The data is speaking. Anyone ready to listen?





*Well, I am a qualitative social scientist which means my work is more generative and humanities/arts flavored than is typical in the sciences, which generally value the reporting of observations in the framework of already-established biophysical processes.

Andy Sumner and Charles Kenny (disclosure – Andy and Charles are friends of mine, and I need to write up my review of Charles’ book Getting Better . . . in a nutshell, you should buy it) have a post on the Guardian’s Poverty Matters Blog addressing the two most recent challenges to the idea of the “poverty trap”: Ghana and Zambia’s recent elevations to middle-income status (per capita GNIs of between $1,006 and $3,975) by the World Bank.

Quick background for those less versed in development terminology: GNI (Gross National Income) is the value of all goods and services produced in a country, as well as all overseas investments and remittances (money sent home from abroad).  Per capita GNI divides this huge number by the population to get a sense of the per-person income of the country (there is a loose assumption that the value of goods and services will be paid in the form of wages).  So, loosely speaking, a per capita GNI of $1006 is roughly equivalent to $2.75/day.  Obviously $2.75 buys a lot more in rural Africa than it does basically anywhere inside the US, but this is still a pretty low bar at which to start “Middle Income.”

I do not want to engage an argument about where Middle Income should start in this post – Andy and Charles take this up near the end of their post, and nicely lay out the issues.  The important point that they are making, though, is that the idea that there are a lot of countries out there mired in situations that make an escape from food insecurity, material deprivation, absence of basic healthcare, and lack of opportunity (situations often called “poverty traps”) is being challenged by the ever-expanding pool of countries that seem to be increasing economic productivity rapidly and significantly.  The whole point of a “poverty trap”, as popularized by Paul Collier’s book on The Bottom Billion and Jeffrey Sach’s various writings, is that it cannot be escaped without substantial outside aid interventions (a la Sachs) or may not be escapable at all.  Well, Ghana certainly has received a lot of aid, but its massive growth is not the product of a new “big push”, a massive infusion of aid across sectors to get the country up into this new income category.  Turns out the poorest people in the world might not need us to come riding to their rescue, at least not in the manner that Sachs envisions in his Millennium Villages Project.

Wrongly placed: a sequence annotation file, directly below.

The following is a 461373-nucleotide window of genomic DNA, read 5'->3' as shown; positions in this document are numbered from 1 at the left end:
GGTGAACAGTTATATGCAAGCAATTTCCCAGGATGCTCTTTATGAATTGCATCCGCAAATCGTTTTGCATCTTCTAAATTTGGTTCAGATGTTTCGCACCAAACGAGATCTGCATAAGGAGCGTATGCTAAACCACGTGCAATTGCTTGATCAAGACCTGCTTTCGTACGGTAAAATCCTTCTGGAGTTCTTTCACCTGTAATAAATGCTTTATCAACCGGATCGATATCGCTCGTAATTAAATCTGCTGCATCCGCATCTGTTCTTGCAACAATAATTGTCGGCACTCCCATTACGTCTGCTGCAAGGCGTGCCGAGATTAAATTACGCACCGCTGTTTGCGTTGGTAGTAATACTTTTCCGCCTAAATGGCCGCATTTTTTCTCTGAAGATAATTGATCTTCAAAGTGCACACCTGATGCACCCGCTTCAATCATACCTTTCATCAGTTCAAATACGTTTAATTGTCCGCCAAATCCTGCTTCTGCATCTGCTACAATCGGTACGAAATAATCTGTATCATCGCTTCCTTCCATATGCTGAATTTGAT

That said, I’ve told Andy that I am deeply concerned about fragility – that is, I am thrilled to see things changing in places like Ghana, but how robust are those changes?  At least in Ghana, a lot of the shift has been driven by the service sector, as opposed to recent oil finds (though these will undoubtedly swell the GNI figure in years to come) – this suggests a broader base to change in Ghana than, say, Equatorial Guinea . . . where GNI growth is all about oil, which is controlled by the country’s . . . problematic . . . leader (just read the Wikipedia post).  But even in Ghana, things like climate change could present significant future challenges.  The loss of the minor rainy season, for example, could have huge impacts on staple crop production and food security in the country, which in turn could hurt the workforce, exacerbate class/ethnic/rural-urban tensions, and generally hurt social cohesion in what is today a rather robust democracy.  Yes, things have gotten better in Ghana . . . but this is no time to assume, a la Rostow, that a largely irreversible takeoff to economic growth has occurred.  Aid and development are important and still needed in an increasingly middle-income world, but a different aid and development that supports existing indigenous efforts and consolidates development gains.